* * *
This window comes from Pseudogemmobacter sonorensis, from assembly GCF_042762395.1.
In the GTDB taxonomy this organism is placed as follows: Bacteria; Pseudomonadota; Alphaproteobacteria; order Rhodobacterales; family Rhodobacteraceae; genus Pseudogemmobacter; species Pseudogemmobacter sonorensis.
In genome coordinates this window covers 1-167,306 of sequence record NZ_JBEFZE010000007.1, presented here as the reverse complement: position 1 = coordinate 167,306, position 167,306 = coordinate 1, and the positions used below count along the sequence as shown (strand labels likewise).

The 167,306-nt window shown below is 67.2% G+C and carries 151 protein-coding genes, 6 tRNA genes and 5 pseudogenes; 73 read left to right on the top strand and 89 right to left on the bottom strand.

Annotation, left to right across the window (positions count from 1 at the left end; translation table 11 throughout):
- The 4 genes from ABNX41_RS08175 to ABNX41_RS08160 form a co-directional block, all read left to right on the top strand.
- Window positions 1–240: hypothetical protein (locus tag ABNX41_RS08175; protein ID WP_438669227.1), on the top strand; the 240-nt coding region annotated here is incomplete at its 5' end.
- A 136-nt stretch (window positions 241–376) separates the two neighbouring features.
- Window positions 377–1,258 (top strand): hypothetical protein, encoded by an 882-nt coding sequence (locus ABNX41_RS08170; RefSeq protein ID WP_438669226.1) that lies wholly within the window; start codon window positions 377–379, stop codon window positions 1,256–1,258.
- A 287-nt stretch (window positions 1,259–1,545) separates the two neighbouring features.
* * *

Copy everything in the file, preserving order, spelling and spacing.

This window comes from Pseudogemmobacter sonorensis, from assembly GCF_042762395.1.
In the GTDB taxonomy this organism is placed as follows: Bacteria; Pseudomonadota; Alphaproteobacteria; order Rhodobacterales; family Rhodobacteraceae; genus Pseudogemmobacter; species Pseudogemmobacter sonorensis.
In genome coordinates this window covers 1-167,306 of sequence record NZ_JBEFZE010000007.1, presented here as the reverse complement: position 1 = coordinate 167,306, position 167,306 = coordinate 1, and the positions used below count along the sequence as shown (strand labels likewise).

The 167,306-nt window shown below is 67.2% G+C and carries 151 protein-coding genes, 6 tRNA genes and 5 pseudogenes; 73 read left to right on the top strand and 89 right to left on the bottom strand.

Annotation, left to right across the window (positions count from 1 at the left end; translation table 11 throughout):
- The 4 genes from ABNX41_RS08175 to ABNX41_RS08160 form a co-directional block, all read left to right on the top strand.
- Window positions 1–240: hypothetical protein (locus tag ABNX41_RS08175; protein ID WP_438669227.1), on the top strand; the 240-nt coding region annotated here is incomplete at its 5' end.
- A 136-nt stretch (window positions 241–376) separates the two neighbouring features.
- Window positions 377–1,258 (top strand): hypothetical protein, encoded by an 882-nt coding sequence (locus ABNX41_RS08170; RefSeq protein ID WP_438669226.1) that lies wholly within the window; start codon window positions 377–379, stop codon window positions 1,256–1,258.
- A 287-nt stretch (window positions 1,259–1,545) separates the two neighbouring features.